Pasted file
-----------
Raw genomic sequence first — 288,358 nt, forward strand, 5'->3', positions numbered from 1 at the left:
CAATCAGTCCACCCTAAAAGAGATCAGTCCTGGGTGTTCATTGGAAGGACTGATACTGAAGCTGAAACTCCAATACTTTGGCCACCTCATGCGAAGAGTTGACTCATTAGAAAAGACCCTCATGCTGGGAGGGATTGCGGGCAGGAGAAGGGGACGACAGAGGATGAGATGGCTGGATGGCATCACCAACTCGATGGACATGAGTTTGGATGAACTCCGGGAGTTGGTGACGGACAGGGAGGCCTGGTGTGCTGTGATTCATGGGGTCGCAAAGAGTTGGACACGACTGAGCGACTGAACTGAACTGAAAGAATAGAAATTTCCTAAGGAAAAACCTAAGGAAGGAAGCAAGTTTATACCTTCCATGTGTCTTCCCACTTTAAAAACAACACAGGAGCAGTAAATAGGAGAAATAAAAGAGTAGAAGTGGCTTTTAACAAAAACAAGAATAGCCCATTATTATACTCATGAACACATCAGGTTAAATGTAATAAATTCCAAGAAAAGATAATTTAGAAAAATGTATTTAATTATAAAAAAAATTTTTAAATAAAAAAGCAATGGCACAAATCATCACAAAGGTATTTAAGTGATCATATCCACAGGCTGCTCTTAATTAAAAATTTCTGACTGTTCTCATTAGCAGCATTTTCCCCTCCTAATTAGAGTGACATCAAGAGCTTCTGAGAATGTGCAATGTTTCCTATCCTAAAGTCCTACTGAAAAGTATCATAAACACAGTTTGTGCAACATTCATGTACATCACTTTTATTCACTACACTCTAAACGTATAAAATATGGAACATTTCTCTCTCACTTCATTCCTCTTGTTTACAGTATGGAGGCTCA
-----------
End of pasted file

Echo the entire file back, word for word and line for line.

Raw genomic sequence first — 288,358 nt, forward strand, 5'->3', positions numbered from 1 at the left:
CAATCAGTCCACCCTAAAAGAGATCAGTCCTGGGTGTTCATTGGAAGGACTGATACTGAAGCTGAAACTCCAATACTTTGGCCACCTCATGCGAAGAGTTGACTCATTAGAAAAGACCCTCATGCTGGGAGGGATTGCGGGCAGGAGAAGGGGACGACAGAGGATGAGATGGCTGGATGGCATCACCAACTCGATGGACATGAGTTTGGATGAACTCCGGGAGTTGGTGACGGACAGGGAGGCCTGGTGTGCTGTGATTCATGGGGTCGCAAAGAGTTGGACACGACTGAGCGACTGAACTGAACTGAAAGAATAGAAATTTCCTAAGGAAAAACCTAAGGAAGGAAGCAAGTTTATACCTTCCATGTGTCTTCCCACTTTAAAAACAACACAGGAGCAGTAAATAGGAGAAATAAAAGAGTAGAAGTGGCTTTTAACAAAAACAAGAATAGCCCATTATTATACTCATGAACACATCAGGTTAAATGTAATAAATTCCAAGAAAAGATAATTTAGAAAAATGTATTTAATTATAAAAAAAATTTTTAAATAAAAAAGCAATGGCACAAATCATCACAAAGGTATTTAAGTGATCATATCCACAGGCTGCTCTTAATTAAAAATTTCTGACTGTTCTCATTAGCAGCATTTTCCCCTCCTAATTAGAGTGACATCAAGAGCTTCTGAGAATGTGCAATGTTTCCTATCCTAAAGTCCTACTGAAAAGTATCATAAACACAGTTTGTGCAACATTCATGTACATCACTTTTATTCACTACACTCTAAACGTATAAAATATGGAACATTTCTCTCTCACTTCATTCCTCTTGTTTACAGTATGGAGGCTCA